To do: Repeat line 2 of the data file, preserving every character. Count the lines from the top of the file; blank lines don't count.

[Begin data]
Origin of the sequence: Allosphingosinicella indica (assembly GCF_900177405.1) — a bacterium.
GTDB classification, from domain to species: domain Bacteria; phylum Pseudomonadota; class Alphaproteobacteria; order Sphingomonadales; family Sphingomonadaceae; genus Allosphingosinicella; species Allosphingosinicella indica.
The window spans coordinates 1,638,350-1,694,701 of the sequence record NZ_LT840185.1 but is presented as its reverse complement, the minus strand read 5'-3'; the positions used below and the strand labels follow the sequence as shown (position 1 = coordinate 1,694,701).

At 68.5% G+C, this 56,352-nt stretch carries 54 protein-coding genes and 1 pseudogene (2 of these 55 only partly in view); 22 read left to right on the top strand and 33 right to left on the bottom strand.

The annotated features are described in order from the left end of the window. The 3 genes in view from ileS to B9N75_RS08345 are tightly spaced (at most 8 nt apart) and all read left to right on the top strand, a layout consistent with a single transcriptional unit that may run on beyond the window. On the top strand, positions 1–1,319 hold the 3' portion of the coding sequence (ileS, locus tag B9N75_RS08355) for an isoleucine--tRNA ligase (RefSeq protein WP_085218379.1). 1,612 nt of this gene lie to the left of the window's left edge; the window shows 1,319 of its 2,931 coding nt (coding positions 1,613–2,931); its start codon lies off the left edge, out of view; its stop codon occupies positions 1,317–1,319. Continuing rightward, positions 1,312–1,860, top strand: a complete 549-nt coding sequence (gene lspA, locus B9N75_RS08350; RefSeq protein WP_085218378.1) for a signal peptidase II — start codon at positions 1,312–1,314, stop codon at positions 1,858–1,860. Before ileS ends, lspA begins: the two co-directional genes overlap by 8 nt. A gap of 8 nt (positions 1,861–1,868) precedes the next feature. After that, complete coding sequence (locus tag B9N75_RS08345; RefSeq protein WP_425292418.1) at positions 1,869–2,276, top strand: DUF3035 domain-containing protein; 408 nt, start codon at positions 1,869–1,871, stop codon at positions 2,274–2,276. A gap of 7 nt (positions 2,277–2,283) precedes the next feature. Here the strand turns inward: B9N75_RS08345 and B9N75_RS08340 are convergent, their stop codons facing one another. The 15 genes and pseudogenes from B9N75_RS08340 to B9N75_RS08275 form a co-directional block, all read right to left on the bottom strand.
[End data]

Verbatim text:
GTDB classification, from domain to species: domain Bacteria; phylum Pseudomonadota; class Alphaproteobacteria; order Sphingomonadales; family Sphingomonadaceae; genus Allosphingosinicella; species Allosphingosinicella indica.